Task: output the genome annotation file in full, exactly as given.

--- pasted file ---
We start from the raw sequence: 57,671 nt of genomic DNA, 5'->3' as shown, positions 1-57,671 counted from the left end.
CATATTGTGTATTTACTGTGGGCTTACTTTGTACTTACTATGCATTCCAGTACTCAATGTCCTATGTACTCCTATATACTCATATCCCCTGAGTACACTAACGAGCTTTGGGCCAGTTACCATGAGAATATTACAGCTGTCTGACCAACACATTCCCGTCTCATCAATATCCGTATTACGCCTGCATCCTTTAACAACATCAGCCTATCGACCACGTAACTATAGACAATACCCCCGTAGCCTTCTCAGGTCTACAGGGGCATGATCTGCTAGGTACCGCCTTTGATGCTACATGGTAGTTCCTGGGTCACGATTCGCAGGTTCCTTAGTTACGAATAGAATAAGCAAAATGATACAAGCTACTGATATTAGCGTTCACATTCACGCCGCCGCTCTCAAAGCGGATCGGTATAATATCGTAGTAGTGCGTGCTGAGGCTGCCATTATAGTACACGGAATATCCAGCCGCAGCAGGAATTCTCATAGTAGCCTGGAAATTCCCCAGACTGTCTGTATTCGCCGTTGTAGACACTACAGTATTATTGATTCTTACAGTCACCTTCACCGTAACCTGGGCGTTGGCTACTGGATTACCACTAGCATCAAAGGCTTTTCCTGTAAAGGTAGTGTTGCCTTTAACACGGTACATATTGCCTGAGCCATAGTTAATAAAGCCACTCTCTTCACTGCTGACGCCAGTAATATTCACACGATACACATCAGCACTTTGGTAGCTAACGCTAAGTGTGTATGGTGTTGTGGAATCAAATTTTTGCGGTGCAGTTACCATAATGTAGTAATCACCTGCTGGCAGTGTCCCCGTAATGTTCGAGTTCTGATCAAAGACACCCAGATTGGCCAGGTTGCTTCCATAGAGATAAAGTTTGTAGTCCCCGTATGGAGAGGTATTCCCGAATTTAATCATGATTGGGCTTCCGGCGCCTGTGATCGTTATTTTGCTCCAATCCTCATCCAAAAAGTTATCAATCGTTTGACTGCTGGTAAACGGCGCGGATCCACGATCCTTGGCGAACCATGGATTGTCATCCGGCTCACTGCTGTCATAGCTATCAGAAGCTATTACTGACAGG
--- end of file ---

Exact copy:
We start from the raw sequence: 57,671 nt of genomic DNA, 5'->3' as shown, positions 1-57,671 counted from the left end.
CATATTGTGTATTTACTGTGGGCTTACTTTGTACTTACTATGCATTCCAGTACTCAATGTCCTATGTACTCCTATATACTCATATCCCCTGAGTACACTAACGAGCTTTGGGCCAGTTACCATGAGAATATTACAGCTGTCTGACCAACACATTCCCGTCTCATCAATATCCGTATTACGCCTGCATCCTTTAACAACATCAGCCTATCGACCACGTAACTATAGACAATACCCCCGTAGCCTTCTCAGGTCTACAGGGGCATGATCTGCTAGGTACCGCCTTTGATGCTACATGGTAGTTCCTGGGTCACGATTCGCAGGTTCCTTAGTTACGAATAGAATAAGCAAAATGATACAAGCTACTGATATTAGCGTTCACATTCACGCCGCCGCTCTCAAAGCGGATCGGTATAATATCGTAGTAGTGCGTGCTGAGGCTGCCATTATAGTACACGGAATATCCAGCCGCAGCAGGAATTCTCATAGTAGCCTGGAAATTCCCCAGACTGTCTGTATTCGCCGTTGTAGACACTACAGTATTATTGATTCTTACAGTCACCTTCACCGTAACCTGGGCGTTGGCTACTGGATTACCACTAGCATCAAAGGCTTTTCCTGTAAAGGTAGTGTTGCCTTTAACACGGTACATATTGCCTGAGCCATAGTTAATAAAGCCACTCTCTTCACTGCTGACGCCAGTAATATTCACACGATACACATCAGCACTTTGGTAGCTAACGCTAAGTGTGTATGGTGTTGTGGAATCAAATTTTTGCGGTGCAGTTACCATAATGTAGTAATCACCTGCTGGCAGTGTCCCCGTAATGTTCGAGTTCTGATCAAAGACACCCAGATTGGCCAGGTTGCTTCCATAGAGATAAAGTTTGTAGTCCCCGTATGGAGAGGTATTCCCGAATTTAATCATGATTGGGCTTCCGGCGCCTGTGATCGTTATTTTGCTCCAATCCTCATCCAAAAAGTTATCAATCGTTTGACTGCTGGTAAACGGCGCGGATCCACGATCCTTGGCGAACCATGGATTGTCATCCGGCTCACTGCTGTCATAGCTATCAGAAGCTATTACTGACAGG